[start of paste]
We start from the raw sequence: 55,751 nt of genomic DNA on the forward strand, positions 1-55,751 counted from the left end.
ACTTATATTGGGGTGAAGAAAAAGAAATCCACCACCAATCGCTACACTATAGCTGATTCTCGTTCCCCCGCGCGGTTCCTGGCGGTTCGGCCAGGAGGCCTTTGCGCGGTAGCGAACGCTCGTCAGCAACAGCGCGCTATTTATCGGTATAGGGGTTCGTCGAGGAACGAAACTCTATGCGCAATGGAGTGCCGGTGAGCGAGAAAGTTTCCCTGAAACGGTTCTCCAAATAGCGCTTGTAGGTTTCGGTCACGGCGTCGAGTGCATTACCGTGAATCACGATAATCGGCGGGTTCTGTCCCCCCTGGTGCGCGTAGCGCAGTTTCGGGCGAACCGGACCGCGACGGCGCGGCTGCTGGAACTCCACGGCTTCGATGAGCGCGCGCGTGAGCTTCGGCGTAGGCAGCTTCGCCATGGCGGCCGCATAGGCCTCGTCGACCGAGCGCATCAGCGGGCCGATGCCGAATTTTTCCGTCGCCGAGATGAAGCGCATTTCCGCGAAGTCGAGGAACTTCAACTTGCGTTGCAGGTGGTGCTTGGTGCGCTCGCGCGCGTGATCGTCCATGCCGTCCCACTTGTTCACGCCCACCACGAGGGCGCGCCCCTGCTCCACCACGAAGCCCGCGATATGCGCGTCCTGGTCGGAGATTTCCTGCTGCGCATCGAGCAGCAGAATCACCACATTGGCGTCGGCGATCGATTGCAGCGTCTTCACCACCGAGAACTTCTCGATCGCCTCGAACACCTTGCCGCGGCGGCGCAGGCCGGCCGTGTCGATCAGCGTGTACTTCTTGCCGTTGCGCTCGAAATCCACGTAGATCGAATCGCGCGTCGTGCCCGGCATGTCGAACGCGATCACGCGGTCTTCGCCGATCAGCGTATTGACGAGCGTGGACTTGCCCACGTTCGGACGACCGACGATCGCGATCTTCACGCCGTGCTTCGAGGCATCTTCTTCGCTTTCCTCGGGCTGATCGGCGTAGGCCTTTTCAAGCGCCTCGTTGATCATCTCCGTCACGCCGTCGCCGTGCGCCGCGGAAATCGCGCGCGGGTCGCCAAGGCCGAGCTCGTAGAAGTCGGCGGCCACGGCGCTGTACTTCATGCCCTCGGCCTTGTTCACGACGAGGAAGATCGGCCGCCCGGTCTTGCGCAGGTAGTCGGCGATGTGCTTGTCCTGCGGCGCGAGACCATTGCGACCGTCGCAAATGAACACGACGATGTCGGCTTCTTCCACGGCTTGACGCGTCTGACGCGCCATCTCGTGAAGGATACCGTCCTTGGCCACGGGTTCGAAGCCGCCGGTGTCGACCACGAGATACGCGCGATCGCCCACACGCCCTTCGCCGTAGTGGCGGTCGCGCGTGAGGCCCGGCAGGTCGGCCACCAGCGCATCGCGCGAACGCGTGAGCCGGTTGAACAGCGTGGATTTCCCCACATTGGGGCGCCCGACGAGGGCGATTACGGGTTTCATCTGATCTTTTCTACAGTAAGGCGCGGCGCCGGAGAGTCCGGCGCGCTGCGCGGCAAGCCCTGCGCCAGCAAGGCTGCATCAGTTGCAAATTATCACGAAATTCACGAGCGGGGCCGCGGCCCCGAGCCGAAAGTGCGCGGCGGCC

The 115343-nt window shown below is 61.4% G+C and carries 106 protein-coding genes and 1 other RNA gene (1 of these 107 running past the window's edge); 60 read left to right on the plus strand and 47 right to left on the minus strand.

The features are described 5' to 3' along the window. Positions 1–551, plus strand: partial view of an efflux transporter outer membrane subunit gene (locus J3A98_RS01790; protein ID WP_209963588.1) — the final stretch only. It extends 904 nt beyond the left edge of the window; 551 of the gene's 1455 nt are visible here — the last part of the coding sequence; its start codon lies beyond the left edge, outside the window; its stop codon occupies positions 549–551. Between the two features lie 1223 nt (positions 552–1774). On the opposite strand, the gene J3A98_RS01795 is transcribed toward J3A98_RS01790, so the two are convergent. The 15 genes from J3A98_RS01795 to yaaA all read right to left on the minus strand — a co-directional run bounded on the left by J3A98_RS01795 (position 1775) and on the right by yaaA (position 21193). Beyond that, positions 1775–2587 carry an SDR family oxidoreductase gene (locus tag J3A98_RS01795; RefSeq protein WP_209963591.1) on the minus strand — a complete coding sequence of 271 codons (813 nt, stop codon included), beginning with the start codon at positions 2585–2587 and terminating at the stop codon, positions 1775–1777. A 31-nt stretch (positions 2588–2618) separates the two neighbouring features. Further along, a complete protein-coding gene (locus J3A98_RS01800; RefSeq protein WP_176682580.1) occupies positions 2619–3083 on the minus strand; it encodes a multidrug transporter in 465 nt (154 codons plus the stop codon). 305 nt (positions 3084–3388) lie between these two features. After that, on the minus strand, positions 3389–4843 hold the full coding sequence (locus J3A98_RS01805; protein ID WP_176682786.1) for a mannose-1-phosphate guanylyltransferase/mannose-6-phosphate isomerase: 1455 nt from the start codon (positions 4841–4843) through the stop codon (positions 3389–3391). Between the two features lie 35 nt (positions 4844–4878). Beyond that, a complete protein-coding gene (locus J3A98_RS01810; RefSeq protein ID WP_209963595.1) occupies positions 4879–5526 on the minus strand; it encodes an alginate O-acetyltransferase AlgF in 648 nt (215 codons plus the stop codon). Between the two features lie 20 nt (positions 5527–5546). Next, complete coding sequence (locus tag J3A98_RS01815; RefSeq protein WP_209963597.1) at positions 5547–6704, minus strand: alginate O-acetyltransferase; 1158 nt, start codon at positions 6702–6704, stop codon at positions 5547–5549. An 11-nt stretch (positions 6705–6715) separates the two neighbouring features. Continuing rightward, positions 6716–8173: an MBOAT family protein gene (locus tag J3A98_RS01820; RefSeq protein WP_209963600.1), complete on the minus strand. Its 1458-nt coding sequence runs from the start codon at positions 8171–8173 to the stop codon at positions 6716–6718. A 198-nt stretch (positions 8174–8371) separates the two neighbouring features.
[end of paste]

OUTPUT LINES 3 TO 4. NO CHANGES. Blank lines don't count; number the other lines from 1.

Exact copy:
The 115343-nt window shown below is 61.4% G+C and carries 106 protein-coding genes and 1 other RNA gene (1 of these 107 running past the window's edge); 60 read left to right on the plus strand and 47 right to left on the minus strand.

The features are described 5' to 3' along the window. Positions 1–551, plus strand: partial view of an efflux transporter outer membrane subunit gene (locus J3A98_RS01790; protein ID WP_209963588.1) — the final stretch only. It extends 904 nt beyond the left edge of the window; 551 of the gene's 1455 nt are visible here — the last part of the coding sequence; its start codon lies beyond the left edge, outside the window; its stop codon occupies positions 549–551. Between the two features lie 1223 nt (positions 552–1774). On the opposite strand, the gene J3A98_RS01795 is transcribed toward J3A98_RS01790, so the two are convergent. The 15 genes from J3A98_RS01795 to yaaA all read right to left on the minus strand — a co-directional run bounded on the left by J3A98_RS01795 (position 1775) and on the right by yaaA (position 21193). Beyond that, positions 1775–2587 carry an SDR family oxidoreductase gene (locus tag J3A98_RS01795; RefSeq protein WP_209963591.1) on the minus strand — a complete coding sequence of 271 codons (813 nt, stop codon included), beginning with the start codon at positions 2585–2587 and terminating at the stop codon, positions 1775–1777. A 31-nt stretch (positions 2588–2618) separates the two neighbouring features. Further along, a complete protein-coding gene (locus J3A98_RS01800; RefSeq protein WP_176682580.1) occupies positions 2619–3083 on the minus strand; it encodes a multidrug transporter in 465 nt (154 codons plus the stop codon). 305 nt (positions 3084–3388) lie between these two features. After that, on the minus strand, positions 3389–4843 hold the full coding sequence (locus J3A98_RS01805; protein ID WP_176682786.1) for a mannose-1-phosphate guanylyltransferase/mannose-6-phosphate isomerase: 1455 nt from the start codon (positions 4841–4843) through the stop codon (positions 3389–3391). Between the two features lie 35 nt (positions 4844–4878). Beyond that, a complete protein-coding gene (locus J3A98_RS01810; RefSeq protein ID WP_209963595.1) occupies positions 4879–5526 on the minus strand; it encodes an alginate O-acetyltransferase AlgF in 648 nt (215 codons plus the stop codon). Between the two features lie 20 nt (positions 5527–5546). Next, complete coding sequence (locus tag J3A98_RS01815; RefSeq protein WP_209963597.1) at positions 5547–6704, minus strand: alginate O-acetyltransferase; 1158 nt, start codon at positions 6702–6704, stop codon at positions 5547–5549. An 11-nt stretch (positions 6705–6715) separates the two neighbouring features. Continuing rightward, positions 6716–8173: an MBOAT family protein gene (locus tag J3A98_RS01820; RefSeq protein WP_209963600.1), complete on the minus strand. Its 1458-nt coding sequence runs from the start codon at positions 8171–8173 to the stop codon at positions 6716–6718. A 198-nt stretch (positions 8174–8371) separates the two neighbouring features.